Chateau generals vs front-line leaders…when an organization becomes large & complex enough, there will need to be some people acting to some extent as chateau generals…Jeff Immelt of GE, for example, should *not* be trying to act as the front-line leader of everything ranging from the appliance business to the jet engine business to the financial services business…BUT it is important that (a)the top general has previously had experience as a real front-line leader (so he can have a realistic understanding of the problems & opportunities that they face), and (b)he spend enough time on the front lines to make him relatively un-bullshittable.
Part of our problem today is that people who have *not* had significant experience as front-line leaders are too often being promoted to high position. The most extreme example of this, of course, is our President..but too often in business, we see people who have good educational credentials plus consulting or other staff experience, with a tiny bit of line management thrown in for the sake of form, getting put in jobs that are over their heads.
From Wikipedia, on “Adhocracy”
Robert H. Waterman, Jr. defined adhocracy as “any form of organization that cuts across normal bureaucratic lines to capture opportunities, solve problems, and get results”. For Henry Mintzberg, an adhocracy is a complex and dynamic organizational form. It is different from bureaucracy; like Toffler, Mintzberg considers bureaucracy a thing of the past, and adhocracy one of the future. When done well, adhocracy can be very good at problem solving and innovations and thrives in a changing environment. It requires sophisticated and often automated technical systems to develop and thrive.
We are certainly seeing this in healthcare where front line people are pushed aside while “consultants” order them about. Certainly the front line people can become too narrow in vision but the accountants frequently become obsessed with “keys under the lamppost” phenomena. It’s a bit like the PowerPoint obsession in the military. MacNamara got obsessed with body counts because they were measurable, not because they mattered.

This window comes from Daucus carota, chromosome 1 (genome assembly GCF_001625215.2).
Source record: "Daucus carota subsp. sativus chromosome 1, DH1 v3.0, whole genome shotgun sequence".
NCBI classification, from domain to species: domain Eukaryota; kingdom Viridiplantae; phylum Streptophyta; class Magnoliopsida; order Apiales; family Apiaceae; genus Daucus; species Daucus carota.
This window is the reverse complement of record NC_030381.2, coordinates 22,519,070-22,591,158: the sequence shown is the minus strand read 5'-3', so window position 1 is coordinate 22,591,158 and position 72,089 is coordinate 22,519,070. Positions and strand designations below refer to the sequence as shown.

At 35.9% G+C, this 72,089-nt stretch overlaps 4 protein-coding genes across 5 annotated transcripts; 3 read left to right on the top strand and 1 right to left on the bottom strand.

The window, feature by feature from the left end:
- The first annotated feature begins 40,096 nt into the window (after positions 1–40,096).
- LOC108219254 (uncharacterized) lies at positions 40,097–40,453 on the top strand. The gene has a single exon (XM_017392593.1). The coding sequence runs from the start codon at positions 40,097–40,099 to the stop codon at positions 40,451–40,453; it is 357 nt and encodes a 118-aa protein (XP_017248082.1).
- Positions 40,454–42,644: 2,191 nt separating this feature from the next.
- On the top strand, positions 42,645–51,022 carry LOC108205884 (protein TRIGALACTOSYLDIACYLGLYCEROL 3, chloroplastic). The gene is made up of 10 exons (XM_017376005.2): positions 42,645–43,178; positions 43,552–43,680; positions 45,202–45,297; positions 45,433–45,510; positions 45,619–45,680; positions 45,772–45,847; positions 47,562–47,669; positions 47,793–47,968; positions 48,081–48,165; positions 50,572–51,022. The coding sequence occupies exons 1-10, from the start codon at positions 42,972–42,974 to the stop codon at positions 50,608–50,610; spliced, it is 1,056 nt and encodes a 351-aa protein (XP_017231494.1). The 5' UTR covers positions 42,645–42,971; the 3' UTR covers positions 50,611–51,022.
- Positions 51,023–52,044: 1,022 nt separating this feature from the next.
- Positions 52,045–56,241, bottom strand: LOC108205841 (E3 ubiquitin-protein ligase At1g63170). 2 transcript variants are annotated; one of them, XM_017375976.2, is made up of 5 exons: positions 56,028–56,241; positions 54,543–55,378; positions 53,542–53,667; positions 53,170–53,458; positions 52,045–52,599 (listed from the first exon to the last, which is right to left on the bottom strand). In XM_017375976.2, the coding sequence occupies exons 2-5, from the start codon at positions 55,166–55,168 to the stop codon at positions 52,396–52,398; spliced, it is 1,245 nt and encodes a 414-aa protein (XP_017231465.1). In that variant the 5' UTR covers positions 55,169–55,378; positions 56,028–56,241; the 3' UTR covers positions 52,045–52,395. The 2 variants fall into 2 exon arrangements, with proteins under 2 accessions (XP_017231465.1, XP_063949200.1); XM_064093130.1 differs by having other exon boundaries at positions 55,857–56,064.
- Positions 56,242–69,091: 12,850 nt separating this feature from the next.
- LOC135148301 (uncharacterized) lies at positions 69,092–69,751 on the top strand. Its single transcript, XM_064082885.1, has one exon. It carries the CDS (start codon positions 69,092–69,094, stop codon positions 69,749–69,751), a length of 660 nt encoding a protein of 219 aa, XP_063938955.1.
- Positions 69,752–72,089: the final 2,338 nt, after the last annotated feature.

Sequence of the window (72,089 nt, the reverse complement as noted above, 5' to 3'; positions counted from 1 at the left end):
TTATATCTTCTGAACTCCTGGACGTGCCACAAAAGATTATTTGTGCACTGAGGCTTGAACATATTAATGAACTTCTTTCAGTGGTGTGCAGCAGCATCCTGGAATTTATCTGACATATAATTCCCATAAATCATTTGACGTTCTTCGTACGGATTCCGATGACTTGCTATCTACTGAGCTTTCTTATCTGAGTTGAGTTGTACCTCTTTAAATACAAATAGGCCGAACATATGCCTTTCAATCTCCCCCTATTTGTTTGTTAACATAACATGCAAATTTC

In this area, as in so many others, we are dealing with the intellectual inertia of centuries of social structures which enforced conformity, and severely prohibited doing anything in new, non-traditional ways.
The near universal human cultural belief that there is a traditional way to do everything that needed to be done, that the village elders or clan chiefs or local political/religious authority had the right and duty to decide what was permitted in all areas of life, and esp. in economic matters, if it wasn’t expressly permitted, it was taboo or prohibited.
The ancient traditional belief that “all was held from thr king”, and any line of business or trade was a gift from the ruler to his favorites, a license which prohibited anyone else from engaging in, and competing with, the connected ones.
The common belief that everything was subject to controls—religious beliefs, speech, who one married, where one lived, what clothes one wore, what trade or form of work one did, and on and on.
We are so used to the odd, entirely modern idea that people have rights, are allowed to be different, can think “outside the box”, can believe and say and live the way they want that we seem to forget the enormous cultural weight of the traditions that ruled before all this “do your own thing” stuff came along.
Economic activity has always been controlled and influenced by political and cultural entities whose primary concerns were not successful and efficient economic organizations, whether large or small, but using economic activity for revenue and increased power to enhance their positions.
What we are seeing in economics is a variation of the same impulse that attempts to drag traditional, folk medical practices like homeopathy or energy fields into the modern pharmacopia, or the endless variety of arguments to the effect that modern technological society is unnatural or unhealthy. (Most of the climate change, AGW camp has adopted some form of this latter mindset)